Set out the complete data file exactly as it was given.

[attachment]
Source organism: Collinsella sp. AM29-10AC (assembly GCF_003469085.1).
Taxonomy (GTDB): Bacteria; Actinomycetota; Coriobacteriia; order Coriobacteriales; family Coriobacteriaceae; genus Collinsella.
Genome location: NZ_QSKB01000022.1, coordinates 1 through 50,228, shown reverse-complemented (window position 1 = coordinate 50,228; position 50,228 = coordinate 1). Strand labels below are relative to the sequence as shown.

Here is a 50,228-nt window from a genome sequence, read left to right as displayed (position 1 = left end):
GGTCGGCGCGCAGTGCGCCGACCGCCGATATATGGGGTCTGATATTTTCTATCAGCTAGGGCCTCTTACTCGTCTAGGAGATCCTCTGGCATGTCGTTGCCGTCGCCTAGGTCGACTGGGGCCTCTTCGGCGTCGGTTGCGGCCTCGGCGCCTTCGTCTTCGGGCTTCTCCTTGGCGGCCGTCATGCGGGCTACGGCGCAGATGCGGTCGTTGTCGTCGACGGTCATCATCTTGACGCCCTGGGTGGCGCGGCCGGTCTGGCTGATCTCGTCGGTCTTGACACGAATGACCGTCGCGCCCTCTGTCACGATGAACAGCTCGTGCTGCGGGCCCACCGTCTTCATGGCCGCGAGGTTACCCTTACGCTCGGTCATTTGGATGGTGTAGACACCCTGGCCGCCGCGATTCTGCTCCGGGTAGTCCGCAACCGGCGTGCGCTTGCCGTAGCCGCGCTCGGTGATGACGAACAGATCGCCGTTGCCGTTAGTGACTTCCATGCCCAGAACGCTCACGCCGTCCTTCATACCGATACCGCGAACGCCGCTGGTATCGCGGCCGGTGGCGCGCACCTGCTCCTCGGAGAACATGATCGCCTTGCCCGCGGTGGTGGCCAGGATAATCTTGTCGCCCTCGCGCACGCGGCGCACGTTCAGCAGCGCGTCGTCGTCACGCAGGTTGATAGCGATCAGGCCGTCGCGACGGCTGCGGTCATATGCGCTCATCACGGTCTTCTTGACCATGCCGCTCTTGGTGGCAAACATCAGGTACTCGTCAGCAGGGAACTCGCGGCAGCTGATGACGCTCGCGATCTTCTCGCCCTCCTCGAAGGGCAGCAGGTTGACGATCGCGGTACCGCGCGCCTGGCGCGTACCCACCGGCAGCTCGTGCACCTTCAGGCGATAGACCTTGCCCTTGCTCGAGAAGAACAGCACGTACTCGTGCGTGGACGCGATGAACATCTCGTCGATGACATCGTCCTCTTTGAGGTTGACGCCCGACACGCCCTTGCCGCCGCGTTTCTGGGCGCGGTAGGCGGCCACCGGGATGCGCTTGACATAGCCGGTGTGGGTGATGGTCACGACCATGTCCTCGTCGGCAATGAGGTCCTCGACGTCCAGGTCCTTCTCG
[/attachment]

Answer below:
Source organism: Collinsella sp. AM29-10AC (assembly GCF_003469085.1).
Taxonomy (GTDB): Bacteria; Actinomycetota; Coriobacteriia; order Coriobacteriales; family Coriobacteriaceae; genus Collinsella.
Genome location: NZ_QSKB01000022.1, coordinates 1 through 50,228, shown reverse-complemented (window position 1 = coordinate 50,228; position 50,228 = coordinate 1). Strand labels below are relative to the sequence as shown.

Here is a 50,228-nt window from a genome sequence, read left to right as displayed (position 1 = left end):
GGTCGGCGCGCAGTGCGCCGACCGCCGATATATGGGGTCTGATATTTTCTATCAGCTAGGGCCTCTTACTCGTCTAGGAGATCCTCTGGCATGTCGTTGCCGTCGCCTAGGTCGACTGGGGCCTCTTCGGCGTCGGTTGCGGCCTCGGCGCCTTCGTCTTCGGGCTTCTCCTTGGCGGCCGTCATGCGGGCTACGGCGCAGATGCGGTCGTTGTCGTCGACGGTCATCATCTTGACGCCCTGGGTGGCGCGGCCGGTCTGGCTGATCTCGTCGGTCTTGACACGAATGACCGTCGCGCCCTCTGTCACGATGAACAGCTCGTGCTGCGGGCCCACCGTCTTCATGGCCGCGAGGTTACCCTTACGCTCGGTCATTTGGATGGTGTAGACACCCTGGCCGCCGCGATTCTGCTCCGGGTAGTCCGCAACCGGCGTGCGCTTGCCGTAGCCGCGCTCGGTGATGACGAACAGATCGCCGTTGCCGTTAGTGACTTCCATGCCCAGAACGCTCACGCCGTCCTTCATACCGATACCGCGAACGCCGCTGGTATCGCGGCCGGTGGCGCGCACCTGCTCCTCGGAGAACATGATCGCCTTGCCCGCGGTGGTGGCCAGGATAATCTTGTCGCCCTCGCGCACGCGGCGCACGTTCAGCAGCGCGTCGTCGTCACGCAGGTTGATAGCGATCAGGCCGTCGCGACGGCTGCGGTCATATGCGCTCATCACGGTCTTCTTGACCATGCCGCTCTTGGTGGCAAACATCAGGTACTCGTCAGCAGGGAACTCGCGGCAGCTGATGACGCTCGCGATCTTCTCGCCCTCCTCGAAGGGCAGCAGGTTGACGATCGCGGTACCGCGCGCCTGGCGCGTACCCACCGGCAGCTCGTGCACCTTCAGGCGATAGACCTTGCCCTTGCTCGAGAAGAACAGCACGTACTCGTGCGTGGACGCGATGAACATCTCGTCGATGACATCGTCCTCTTTGAGGTTGACGCCCGACACGCCCTTGCCGCCGCGTTTCTGGGCGCGGTAGGCGGCCACCGGGATGCGCTTGACATAGCCGGTGTGGGTGATGGTCACGACCATGTCCTCGTCGGCAATGAGGTCCTCGACGTCCAGGTCCTTCTCG